Quality picked up by wines fermented and/or stored in oak barrels. American oak gives a more intense vanilla and coconut flavor, while French oak gives wine a delicate vanilla, cedar, and butterscotch character.
Small pieces of oak wood used in place of oak barrels in fermenting and/or aging wine.
The German measure for the sugar concentration in grape juice or wine.
The science of wine and winemaking.
A wine aficionado or connoisseur.
A wine that has the barest hint of sweetness; a slightly sweet wine in which the residual sugar is barely perceptible.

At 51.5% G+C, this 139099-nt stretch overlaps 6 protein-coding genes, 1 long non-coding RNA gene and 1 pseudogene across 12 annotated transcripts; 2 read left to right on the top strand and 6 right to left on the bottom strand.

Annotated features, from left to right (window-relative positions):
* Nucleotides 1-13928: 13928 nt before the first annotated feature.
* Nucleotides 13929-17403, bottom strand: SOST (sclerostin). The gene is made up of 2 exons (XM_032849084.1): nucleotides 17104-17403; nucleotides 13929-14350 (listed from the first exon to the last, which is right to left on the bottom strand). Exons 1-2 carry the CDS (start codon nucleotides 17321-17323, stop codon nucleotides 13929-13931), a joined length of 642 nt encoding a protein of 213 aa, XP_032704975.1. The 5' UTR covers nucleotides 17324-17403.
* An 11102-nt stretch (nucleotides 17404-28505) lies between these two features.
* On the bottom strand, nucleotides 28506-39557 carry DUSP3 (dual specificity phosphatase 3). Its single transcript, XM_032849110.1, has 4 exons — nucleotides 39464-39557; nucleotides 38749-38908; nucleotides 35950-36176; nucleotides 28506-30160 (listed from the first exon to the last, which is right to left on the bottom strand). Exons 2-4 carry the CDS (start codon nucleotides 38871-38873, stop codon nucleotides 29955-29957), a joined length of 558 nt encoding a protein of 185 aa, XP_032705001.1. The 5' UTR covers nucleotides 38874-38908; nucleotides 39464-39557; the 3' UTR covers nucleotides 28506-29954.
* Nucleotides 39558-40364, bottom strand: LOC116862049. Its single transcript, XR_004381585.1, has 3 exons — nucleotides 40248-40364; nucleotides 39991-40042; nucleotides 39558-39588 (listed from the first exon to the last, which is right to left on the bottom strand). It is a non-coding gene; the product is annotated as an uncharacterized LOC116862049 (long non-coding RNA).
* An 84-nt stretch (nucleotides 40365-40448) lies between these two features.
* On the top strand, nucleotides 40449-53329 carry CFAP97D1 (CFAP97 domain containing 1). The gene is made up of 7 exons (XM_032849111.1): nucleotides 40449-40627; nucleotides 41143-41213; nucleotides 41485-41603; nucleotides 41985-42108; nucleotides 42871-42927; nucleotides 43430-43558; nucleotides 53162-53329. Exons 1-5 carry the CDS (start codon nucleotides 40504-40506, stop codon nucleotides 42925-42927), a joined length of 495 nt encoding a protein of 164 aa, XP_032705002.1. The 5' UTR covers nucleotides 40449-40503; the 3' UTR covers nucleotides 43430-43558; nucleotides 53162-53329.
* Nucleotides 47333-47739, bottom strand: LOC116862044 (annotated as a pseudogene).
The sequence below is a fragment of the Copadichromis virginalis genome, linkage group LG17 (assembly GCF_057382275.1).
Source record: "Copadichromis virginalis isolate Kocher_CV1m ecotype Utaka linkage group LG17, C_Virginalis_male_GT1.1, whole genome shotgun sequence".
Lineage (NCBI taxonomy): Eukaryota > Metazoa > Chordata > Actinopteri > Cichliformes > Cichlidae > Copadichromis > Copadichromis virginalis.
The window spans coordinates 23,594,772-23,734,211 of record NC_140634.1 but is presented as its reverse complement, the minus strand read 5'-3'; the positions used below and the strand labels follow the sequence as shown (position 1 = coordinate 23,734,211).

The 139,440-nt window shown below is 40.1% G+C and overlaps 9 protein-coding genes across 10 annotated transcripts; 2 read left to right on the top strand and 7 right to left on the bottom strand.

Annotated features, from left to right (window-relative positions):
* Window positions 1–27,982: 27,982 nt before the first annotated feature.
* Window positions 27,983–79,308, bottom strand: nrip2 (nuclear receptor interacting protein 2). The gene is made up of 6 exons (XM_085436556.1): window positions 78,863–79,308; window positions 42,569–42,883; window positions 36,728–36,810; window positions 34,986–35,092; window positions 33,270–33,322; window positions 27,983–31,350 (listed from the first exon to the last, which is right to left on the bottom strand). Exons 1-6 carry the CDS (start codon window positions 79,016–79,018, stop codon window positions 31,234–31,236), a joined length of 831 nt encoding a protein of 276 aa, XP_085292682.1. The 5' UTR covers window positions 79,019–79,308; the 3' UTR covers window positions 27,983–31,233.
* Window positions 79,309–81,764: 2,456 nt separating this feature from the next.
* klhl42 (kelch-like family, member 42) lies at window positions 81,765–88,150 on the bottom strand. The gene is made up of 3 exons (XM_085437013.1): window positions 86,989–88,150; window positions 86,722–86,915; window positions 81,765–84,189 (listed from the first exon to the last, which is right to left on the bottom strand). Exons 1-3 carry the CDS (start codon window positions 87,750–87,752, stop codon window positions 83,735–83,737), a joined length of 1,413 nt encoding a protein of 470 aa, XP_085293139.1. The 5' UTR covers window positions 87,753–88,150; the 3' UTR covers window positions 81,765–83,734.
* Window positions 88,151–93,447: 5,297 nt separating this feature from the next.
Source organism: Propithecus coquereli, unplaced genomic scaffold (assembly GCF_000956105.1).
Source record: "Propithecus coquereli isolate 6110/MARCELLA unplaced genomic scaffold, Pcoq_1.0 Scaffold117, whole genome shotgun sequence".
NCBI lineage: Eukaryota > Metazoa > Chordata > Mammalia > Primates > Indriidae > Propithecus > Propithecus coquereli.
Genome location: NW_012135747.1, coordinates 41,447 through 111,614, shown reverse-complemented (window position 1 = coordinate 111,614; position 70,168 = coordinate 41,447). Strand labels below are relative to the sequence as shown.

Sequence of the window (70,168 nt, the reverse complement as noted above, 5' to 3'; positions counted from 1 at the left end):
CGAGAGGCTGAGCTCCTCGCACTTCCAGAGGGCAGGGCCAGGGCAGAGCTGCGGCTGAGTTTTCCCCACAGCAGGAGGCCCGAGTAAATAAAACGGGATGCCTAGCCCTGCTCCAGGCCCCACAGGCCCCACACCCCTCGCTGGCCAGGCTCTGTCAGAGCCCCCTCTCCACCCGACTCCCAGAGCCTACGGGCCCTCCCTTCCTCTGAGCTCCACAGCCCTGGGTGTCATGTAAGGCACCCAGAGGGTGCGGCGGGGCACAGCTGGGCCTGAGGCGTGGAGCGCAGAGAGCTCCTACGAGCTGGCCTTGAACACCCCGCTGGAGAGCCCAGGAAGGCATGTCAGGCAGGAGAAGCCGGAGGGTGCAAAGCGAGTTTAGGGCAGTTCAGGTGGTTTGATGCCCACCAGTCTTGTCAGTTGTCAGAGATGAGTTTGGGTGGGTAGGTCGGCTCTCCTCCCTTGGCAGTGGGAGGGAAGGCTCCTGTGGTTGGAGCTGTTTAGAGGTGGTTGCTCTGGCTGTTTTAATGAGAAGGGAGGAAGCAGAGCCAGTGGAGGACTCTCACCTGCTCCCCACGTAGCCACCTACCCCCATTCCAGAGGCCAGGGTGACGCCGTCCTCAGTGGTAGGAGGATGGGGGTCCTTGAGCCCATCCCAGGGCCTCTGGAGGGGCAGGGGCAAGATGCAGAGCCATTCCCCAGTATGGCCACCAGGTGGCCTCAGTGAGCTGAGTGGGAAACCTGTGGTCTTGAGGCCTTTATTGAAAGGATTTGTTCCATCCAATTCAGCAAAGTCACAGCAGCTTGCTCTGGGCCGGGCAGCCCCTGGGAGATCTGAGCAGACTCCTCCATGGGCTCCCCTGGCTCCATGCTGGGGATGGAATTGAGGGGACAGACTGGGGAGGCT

The wine produced from vines that are notably old.
Wines produced inside of the traditional wine-growing areas of Europe and North Africa.
Exposure to oxygen causes a wine to go brown and flat. Oxidation creates bitterness and destroys the flavor.
A gas that is vital for the growth of yeast cells. A small amount of oxygen is important at the start of fermentation. Too high a concentration of oxygen will lead to oxidation of the wine causing a loss of color, flavor, and aroma.